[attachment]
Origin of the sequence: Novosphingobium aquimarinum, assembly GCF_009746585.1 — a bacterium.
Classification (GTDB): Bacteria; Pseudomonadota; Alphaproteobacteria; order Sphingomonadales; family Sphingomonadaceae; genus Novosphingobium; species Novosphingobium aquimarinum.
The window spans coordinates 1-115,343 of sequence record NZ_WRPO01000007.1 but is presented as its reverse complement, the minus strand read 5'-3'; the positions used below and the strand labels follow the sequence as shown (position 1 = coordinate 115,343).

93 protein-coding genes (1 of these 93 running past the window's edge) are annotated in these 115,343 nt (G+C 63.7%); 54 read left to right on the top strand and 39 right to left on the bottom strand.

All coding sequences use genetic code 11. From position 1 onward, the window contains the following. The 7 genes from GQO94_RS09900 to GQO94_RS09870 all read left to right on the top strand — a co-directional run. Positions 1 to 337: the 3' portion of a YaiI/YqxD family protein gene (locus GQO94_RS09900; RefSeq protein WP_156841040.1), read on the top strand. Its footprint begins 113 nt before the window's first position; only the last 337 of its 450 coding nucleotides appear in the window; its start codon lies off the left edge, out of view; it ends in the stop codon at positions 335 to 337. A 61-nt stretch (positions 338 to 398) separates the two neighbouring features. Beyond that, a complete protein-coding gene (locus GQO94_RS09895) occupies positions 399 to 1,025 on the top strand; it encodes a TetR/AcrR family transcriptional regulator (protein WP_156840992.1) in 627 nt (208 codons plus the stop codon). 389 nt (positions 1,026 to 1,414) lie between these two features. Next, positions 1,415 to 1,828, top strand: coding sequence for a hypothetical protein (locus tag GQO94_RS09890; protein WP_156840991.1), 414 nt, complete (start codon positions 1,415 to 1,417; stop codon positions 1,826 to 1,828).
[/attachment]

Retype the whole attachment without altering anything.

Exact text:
Origin of the sequence: Novosphingobium aquimarinum, assembly GCF_009746585.1 — a bacterium.
Classification (GTDB): Bacteria; Pseudomonadota; Alphaproteobacteria; order Sphingomonadales; family Sphingomonadaceae; genus Novosphingobium; species Novosphingobium aquimarinum.
The window spans coordinates 1-115,343 of sequence record NZ_WRPO01000007.1 but is presented as its reverse complement, the minus strand read 5'-3'; the positions used below and the strand labels follow the sequence as shown (position 1 = coordinate 115,343).

93 protein-coding genes (1 of these 93 running past the window's edge) are annotated in these 115,343 nt (G+C 63.7%); 54 read left to right on the top strand and 39 right to left on the bottom strand.

All coding sequences use genetic code 11. From position 1 onward, the window contains the following. The 7 genes from GQO94_RS09900 to GQO94_RS09870 all read left to right on the top strand — a co-directional run. Positions 1 to 337: the 3' portion of a YaiI/YqxD family protein gene (locus GQO94_RS09900; RefSeq protein WP_156841040.1), read on the top strand. Its footprint begins 113 nt before the window's first position; only the last 337 of its 450 coding nucleotides appear in the window; its start codon lies off the left edge, out of view; it ends in the stop codon at positions 335 to 337. A 61-nt stretch (positions 338 to 398) separates the two neighbouring features. Beyond that, a complete protein-coding gene (locus GQO94_RS09895) occupies positions 399 to 1,025 on the top strand; it encodes a TetR/AcrR family transcriptional regulator (protein WP_156840992.1) in 627 nt (208 codons plus the stop codon). 389 nt (positions 1,026 to 1,414) lie between these two features. Next, positions 1,415 to 1,828, top strand: coding sequence for a hypothetical protein (locus tag GQO94_RS09890; protein WP_156840991.1), 414 nt, complete (start codon positions 1,415 to 1,417; stop codon positions 1,826 to 1,828).